Rome v. Tower Ins. Co. of New York, Index 26359/2011 (Sup. Ct., Kings Co., Dec. 16, 2013) (Water damage to structure. Court awarded summary judgment to the Insurer because the insurance policy’s Water exclusion, which contained an anti-concurrent causation clause, barred the Plaintiff’s water damage claim regardless of whether a covered sewer backup contributed to that loss. The Court noted that the “evidence in the record establishes that the Plaintiff’s damage was ALSO caused by surface water.”)
181 South Franklin Associates v. Great American Insurance Company of New York, 40 Misc. 3d 1242(A), 980 N.Y.S.2d 277, (Sup. Ct., Nassau Co. July 16, 2013) (Damage to exterior of office building. Court awarded summary judgment because the insurer established that damage to a building’s facade was not caused by Hurricane Irene and was excluded from coverage under the policy). The decision was reported as a “Decision of Interest” in the August 7, 2013 issue of the New York Law Journal, was reported by the PLRB Front Lines on August 14, 2013 (case no. 8740), and was reported in Mealey’s Litigation Report, Catastrophic Loss, Vol. 8 Issue 11, August 2013.
Consulate of Lebanon v. Hermitage Ins. Co., 2013 WL 1874361, N.Y.L.J. 1202599597510, at *1, Index No. 653092/2011 (Sup. Ct., N.Y., Co. April 30, 2013) (Water damage to consulate building. Court held that coverage for interior “water damage due to heavy rain” is barred by “rain water” and sewer back up exclusions where it was established that water did not enter the premises through damage to the exterior of the building and the loss was caused by a back up of a roof drain). The decision was reported as a “Decision of Interest” in the May 14, 2013 issue of the New York Law Journal and was reported in the May 15, 2013 issue of Mealey’s Litigation Report: Insurance.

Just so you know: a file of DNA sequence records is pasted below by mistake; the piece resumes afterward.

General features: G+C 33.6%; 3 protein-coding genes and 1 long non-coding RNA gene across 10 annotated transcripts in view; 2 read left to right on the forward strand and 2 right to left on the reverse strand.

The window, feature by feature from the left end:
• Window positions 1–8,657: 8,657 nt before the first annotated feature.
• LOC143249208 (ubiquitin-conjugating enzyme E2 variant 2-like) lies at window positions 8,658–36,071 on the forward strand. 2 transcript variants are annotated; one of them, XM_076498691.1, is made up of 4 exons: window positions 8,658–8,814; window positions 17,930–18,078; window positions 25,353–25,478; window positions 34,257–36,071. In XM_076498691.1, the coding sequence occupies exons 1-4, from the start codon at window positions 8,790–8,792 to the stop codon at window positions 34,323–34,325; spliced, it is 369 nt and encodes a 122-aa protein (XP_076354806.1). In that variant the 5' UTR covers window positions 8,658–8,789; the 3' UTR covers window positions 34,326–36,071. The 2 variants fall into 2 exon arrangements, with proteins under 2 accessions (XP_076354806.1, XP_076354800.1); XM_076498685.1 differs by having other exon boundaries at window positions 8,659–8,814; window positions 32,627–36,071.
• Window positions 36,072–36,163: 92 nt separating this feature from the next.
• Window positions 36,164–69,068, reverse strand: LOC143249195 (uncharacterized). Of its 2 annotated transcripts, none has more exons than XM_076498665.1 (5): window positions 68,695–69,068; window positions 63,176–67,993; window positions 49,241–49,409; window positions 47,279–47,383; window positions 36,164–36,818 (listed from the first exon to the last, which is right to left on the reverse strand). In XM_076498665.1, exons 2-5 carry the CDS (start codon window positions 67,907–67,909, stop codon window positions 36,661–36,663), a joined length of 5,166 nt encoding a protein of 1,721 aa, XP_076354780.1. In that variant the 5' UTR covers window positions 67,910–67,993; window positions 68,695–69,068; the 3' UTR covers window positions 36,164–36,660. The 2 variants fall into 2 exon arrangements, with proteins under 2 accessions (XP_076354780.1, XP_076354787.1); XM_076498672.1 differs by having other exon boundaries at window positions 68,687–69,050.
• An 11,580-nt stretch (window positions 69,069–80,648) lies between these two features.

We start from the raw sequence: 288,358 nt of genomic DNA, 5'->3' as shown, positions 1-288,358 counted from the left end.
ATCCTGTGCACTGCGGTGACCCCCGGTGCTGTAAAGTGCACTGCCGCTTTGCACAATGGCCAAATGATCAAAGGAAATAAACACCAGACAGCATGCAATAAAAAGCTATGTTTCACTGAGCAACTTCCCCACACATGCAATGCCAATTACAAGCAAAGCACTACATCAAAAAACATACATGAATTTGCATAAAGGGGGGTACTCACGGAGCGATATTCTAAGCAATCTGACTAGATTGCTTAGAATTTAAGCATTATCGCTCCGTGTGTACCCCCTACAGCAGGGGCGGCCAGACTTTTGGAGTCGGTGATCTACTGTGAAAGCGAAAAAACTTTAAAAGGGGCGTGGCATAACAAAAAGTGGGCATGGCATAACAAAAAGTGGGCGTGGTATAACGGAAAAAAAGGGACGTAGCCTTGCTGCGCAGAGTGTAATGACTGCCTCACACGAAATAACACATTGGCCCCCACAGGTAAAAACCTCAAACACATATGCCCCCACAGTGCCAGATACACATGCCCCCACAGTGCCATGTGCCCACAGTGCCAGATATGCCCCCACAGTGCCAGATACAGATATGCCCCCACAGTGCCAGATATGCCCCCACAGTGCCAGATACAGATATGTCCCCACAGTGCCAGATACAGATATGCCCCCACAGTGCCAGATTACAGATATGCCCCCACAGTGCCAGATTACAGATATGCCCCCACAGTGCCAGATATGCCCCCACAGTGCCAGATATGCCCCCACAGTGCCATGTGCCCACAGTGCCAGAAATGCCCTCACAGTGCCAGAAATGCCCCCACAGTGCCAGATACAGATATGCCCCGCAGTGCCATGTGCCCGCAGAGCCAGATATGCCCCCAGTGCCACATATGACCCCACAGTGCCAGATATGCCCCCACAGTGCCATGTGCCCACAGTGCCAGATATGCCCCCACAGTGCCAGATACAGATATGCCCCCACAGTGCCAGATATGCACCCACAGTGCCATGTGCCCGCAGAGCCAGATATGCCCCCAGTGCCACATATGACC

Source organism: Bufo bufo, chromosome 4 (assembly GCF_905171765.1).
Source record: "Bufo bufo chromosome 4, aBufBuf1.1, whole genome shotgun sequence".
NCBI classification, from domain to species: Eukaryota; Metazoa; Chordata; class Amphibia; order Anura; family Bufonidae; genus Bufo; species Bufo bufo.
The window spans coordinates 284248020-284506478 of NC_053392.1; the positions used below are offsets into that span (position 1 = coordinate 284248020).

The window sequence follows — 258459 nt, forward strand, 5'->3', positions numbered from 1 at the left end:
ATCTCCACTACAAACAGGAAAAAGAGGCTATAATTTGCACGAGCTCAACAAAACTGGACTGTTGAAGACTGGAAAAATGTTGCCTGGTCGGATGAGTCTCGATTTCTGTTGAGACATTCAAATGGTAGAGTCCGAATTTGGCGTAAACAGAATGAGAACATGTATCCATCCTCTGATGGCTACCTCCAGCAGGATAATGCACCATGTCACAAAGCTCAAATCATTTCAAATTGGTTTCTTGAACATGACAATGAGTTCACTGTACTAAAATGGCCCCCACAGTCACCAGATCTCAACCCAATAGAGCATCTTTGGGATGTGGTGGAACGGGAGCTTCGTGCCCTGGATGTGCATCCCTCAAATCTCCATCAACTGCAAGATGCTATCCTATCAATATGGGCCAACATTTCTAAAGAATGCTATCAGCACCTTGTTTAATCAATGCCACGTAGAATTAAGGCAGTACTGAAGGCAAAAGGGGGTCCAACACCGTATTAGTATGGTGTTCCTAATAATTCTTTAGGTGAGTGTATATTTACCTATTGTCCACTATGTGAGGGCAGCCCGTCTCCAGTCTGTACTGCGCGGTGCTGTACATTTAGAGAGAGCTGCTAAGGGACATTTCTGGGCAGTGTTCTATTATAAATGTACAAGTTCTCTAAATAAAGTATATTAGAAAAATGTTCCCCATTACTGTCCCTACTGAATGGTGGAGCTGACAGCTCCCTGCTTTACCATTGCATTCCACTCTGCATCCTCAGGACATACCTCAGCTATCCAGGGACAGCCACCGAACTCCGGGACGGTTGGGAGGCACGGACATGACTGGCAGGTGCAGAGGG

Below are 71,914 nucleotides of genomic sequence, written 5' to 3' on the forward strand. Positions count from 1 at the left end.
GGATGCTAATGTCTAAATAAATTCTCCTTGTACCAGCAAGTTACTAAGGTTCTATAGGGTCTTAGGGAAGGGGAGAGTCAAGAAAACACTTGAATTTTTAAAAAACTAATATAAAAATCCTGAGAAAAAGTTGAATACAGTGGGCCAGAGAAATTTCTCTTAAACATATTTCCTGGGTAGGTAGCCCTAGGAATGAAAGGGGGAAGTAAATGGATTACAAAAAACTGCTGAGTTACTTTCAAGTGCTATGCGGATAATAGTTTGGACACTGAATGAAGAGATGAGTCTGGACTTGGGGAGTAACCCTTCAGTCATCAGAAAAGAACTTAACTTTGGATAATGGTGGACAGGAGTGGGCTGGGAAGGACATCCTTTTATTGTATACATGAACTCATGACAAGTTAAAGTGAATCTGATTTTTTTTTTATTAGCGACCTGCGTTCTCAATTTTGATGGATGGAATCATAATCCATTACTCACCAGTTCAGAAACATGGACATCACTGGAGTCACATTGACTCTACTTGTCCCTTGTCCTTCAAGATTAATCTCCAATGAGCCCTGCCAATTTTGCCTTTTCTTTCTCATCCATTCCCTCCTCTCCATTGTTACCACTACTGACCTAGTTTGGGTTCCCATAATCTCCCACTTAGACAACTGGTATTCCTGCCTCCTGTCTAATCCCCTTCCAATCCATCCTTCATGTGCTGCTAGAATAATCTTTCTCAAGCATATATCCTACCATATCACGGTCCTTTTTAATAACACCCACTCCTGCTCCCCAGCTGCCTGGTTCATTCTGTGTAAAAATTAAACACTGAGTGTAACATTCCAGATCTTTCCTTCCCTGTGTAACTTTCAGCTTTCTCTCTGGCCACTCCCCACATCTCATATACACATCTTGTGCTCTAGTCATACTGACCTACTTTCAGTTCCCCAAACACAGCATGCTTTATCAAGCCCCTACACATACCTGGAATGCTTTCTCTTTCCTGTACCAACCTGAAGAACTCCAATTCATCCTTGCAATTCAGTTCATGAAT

Favellato v. Tower Ins. Co. of New York, Index No. 1021/2008 (Sup. Ct., Kings Co., March 30, 2011) (The Court found as a matter of law that plaintiffs failed to provide “prompt notice” of the alleged loss, that the alleged loss was specifically excluded from coverage by the Policy’s exclusions for “wear and tear” and “faulty design,” and that plaintiffs failed to introduce any admissible evidence to support their contention that the loss occurred as a result of the February 2006 snowstorm.)
Bella-Vita LLC v. Tower Ins. Co. of New York, 29 Misc. 3d 1233A, 920 N.Y.S.2d 239, 2010 N.Y. Misc. Lexis 5952, 2010 WL 5071737, N.Y.L.J. 1202476226777, at *1 (Sup. Ct., N.Y. Co. 2010) (Bar/lounge structural damage. Court awarded summary judgment, holding that “a building in danger of collapsing is not covered under the policy…’even if it shows evidence of cracking, bulging, sagging [or] bending.’” Loss found to predate policy’s inception). The decision was also reported as a “Decision of Interest” in the December 17, 2010 issue of the New York Law Journal and was reported in the January 19, 2011 issue of Mealey’s Litigation Report: Insurance.